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After Nairobi Attack, The World Can No Longer Ignore Somalia

Soldiers watch over a Mogadishu slum
Soldiers watch over a Mogadishu slum
Tobias Zick


NAIROBI – A dozen or more attackers stormed the shopping center, throwing grenades and shooting adults and children alike. They came to kill on a massive scale and with spectacular cruelty, setting up an agonizingly drawn-out hostage situation. What took place in the Nairobi shopping center was not only an attack on Kenya, but also on the international community whose representatives — UN employees, diplomats and development workers — regarded the Westgate center as an escapist oasis amid the turbulent region of East Africa.

The Somali Islamist militant group al-Shabab, which was responsible for the attacks, is now showing itself to be a truly international organization. A commander justifying the massacre via a telephone interview did so in perfect English, and early indications suggest that some of the attackers held U.S. and British passports.

And so we must once again acknowledge what we have long since known: Somalia is an international problem.

This is not news to Kenya. During the civil war that has stretched out over the last two decades, many Somalis have fled their country and come to Kenya, where they live in sprawling refugee camps in the desert or in Eastleigh, an area of Nairobi that has come to be called Little Mogadishu. It is a kind of second capital for Somalia. Politicians and journalists who were at risk in their homeland have found refuge here. Somali businessmen build glittering hotels, and al-Shabab recruits new militants from among the thousands of young, hopeless refugees.

For two years, Kenyan troops have been fighting the Islamists in Somalia, and it seems incredible that before Westgate no attack was attempted in the heart of Kenya.

Police corruption

The Kenyan, Ugandan and Burundian troops fighting the Somali militants are doing so in the interests of Europe and the United States. The West offers financial support and training to the African Union Mission in Somalia (AMISOM) but has not sent its own soldiers into the country since militants shot down two U.S. (Blackhawk) helicopters over Mogadishu in October 1993 and slaughtered the survivors on the ground. The 17,000 or so AMISOM soldiers do not have a single military helicopter between them and they come from countries rife with their own internal problems.

The fact that the Kenyan authorities were unable to prevent the Westgate attack raises further questions, especially about the police force, which is rife with corruption. After the international airport in Nairobi burned down in August, many police officers were arrested on suspicion of looting shops amid the chaos rather than helping the public.

These are the sort of details that cast doubt on economists’ claims that Kenya and other countries in the region are ready to follow in the footsteps of the Asian Tigers and enjoy their own economic boom.

Few places display the region’s economic progress more clearly than a glittering modern shopping centre like the Westgate. This attack shows that without good government, political stability and safety for all citizens, the positive economic developments in East Africa are still no cause for celebration.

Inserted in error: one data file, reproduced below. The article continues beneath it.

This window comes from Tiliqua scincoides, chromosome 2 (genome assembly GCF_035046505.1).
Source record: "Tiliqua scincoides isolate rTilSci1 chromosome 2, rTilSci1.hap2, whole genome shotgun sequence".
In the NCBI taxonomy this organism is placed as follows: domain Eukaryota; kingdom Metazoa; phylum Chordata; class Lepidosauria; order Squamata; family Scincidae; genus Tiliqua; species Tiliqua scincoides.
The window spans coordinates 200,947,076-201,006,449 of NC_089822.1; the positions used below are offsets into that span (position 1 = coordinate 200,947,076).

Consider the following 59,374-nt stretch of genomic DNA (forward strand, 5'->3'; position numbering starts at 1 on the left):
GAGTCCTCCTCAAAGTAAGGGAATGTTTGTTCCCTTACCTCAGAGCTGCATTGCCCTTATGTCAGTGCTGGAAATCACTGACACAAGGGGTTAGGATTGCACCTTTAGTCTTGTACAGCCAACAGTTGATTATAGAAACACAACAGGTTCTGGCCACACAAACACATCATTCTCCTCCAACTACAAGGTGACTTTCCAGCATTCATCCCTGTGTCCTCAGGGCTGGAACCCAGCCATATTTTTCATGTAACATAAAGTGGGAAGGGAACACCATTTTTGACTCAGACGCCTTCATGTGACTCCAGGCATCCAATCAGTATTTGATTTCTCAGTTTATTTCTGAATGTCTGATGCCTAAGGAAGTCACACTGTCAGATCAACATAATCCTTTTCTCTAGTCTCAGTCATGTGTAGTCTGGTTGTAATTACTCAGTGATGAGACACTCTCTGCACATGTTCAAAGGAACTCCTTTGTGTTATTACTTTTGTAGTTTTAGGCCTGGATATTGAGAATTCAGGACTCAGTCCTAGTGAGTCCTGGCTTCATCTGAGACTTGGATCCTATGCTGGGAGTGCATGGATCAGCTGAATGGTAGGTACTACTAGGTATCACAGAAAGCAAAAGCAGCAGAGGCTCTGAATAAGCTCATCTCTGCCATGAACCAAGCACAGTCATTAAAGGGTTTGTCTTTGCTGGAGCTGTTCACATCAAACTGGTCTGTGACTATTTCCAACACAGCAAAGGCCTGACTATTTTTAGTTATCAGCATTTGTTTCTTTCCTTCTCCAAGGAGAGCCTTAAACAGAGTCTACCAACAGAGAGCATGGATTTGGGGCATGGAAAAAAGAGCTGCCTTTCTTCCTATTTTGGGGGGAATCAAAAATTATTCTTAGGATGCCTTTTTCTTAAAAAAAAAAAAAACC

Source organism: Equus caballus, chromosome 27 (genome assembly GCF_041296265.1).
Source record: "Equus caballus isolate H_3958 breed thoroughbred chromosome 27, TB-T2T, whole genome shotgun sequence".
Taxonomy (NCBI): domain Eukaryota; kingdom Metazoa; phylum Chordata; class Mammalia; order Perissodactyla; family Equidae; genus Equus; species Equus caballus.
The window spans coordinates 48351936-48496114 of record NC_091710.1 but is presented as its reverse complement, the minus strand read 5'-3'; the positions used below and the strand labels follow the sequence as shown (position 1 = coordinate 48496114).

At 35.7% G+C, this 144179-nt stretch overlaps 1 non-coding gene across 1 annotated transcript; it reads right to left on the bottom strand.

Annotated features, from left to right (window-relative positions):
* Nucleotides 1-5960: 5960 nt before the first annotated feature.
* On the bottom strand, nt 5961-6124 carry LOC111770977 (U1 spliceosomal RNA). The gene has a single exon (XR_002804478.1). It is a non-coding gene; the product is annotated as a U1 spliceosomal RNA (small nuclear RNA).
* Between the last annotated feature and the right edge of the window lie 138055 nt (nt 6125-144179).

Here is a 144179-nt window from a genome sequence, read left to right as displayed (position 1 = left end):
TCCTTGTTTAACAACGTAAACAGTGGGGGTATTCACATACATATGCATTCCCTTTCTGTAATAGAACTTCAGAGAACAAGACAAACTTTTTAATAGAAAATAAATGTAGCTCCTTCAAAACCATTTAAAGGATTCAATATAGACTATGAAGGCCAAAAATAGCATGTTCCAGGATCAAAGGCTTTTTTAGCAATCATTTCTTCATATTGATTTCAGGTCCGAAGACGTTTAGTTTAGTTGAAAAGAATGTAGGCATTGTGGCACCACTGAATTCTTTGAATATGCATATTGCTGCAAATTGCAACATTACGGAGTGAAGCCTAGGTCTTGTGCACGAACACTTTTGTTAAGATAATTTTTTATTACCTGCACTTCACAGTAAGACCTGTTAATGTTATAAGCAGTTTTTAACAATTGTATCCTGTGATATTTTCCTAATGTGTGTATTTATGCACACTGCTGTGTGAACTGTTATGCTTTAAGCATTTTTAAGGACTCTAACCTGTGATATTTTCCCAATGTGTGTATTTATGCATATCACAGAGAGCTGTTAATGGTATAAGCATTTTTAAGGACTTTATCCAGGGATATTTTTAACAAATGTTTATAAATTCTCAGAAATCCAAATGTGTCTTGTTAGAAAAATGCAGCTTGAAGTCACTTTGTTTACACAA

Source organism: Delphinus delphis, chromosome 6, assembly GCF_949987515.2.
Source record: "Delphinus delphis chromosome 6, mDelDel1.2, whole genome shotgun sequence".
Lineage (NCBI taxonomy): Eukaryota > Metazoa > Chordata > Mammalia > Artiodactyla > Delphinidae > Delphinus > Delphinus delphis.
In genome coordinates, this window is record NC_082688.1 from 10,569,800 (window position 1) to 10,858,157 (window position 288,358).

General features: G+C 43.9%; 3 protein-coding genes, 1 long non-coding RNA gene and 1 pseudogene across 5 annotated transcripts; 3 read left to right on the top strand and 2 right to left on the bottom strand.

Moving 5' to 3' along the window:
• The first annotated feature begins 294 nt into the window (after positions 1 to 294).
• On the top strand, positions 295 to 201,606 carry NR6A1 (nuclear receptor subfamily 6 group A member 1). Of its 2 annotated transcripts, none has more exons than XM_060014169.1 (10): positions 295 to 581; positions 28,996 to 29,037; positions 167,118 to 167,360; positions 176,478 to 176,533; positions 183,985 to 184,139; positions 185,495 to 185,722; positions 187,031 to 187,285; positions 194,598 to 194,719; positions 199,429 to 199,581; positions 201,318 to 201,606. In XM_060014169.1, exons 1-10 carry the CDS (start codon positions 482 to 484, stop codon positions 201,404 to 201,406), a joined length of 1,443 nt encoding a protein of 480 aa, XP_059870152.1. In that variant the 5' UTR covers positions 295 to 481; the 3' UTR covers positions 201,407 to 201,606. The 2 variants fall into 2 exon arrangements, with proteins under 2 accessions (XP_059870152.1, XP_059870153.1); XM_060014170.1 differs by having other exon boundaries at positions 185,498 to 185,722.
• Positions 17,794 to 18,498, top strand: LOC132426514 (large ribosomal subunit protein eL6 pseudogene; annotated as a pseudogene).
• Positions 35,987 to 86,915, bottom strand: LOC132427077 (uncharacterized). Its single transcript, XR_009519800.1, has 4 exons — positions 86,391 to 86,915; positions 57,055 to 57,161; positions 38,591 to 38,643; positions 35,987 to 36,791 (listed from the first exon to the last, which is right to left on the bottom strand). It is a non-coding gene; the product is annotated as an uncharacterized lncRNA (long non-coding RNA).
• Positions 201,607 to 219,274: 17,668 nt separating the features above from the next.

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Livestream Shopping Is Huge In China — Will It Fly Elsewhere?

Streaming video channels of people shopping has been booming in China, and is beginning to win over customers abroad as a cheap and cheerful way of selling products to millions of consumers glued to the screen.

A A female volunteer promotes spring tea products via on-line live streaming on a pretty mountain surrounded by tea plants.

In Beijing, selling spring tea products via on-line live streaming.

Xinhua / ZUMA
Gwendolyn Ledger

SANTIAGOTikTok, owned by Chinese tech firm ByteDance, has spent more than $500 million to break into online retailing. The app, best known for its short, comical videos, launched TikTok Shop in August, aiming to sell Chinese products in the U.S. and compete with other Chinese firms like Shein and Temu.

Tik Tok Shop will have three sections, including a live or livestream shopping channel, allowing users to buy while watching influencers promote a product.

This choice was strategic: in the past year, live shopping has become a significant trend in online retailing both in the U.S. and Latin America. While still an evolving technology, in principle, it promises good returns and lower costs.

Chilean Carlos O'Rian Herrera, co-founder of Fira Onlive, an online sales consultancy, told América Economía that live shopping has a much higher catchment rate than standard website retailing. If traditional e-commerce has a rate of one or two purchases per 100 visits to your site, live shopping can hike the ratio to 19%.

Live shopping has thrived in China and the recent purchases of shopping platforms in some Latin American countries suggests firms are taking an interest. In the United States, live shopping generated some $20 billion in sales revenues in 2022, according to consultants McKinsey. This constituted 2% of all online sales, but the firm believes the ratio may become 20% by 2026.

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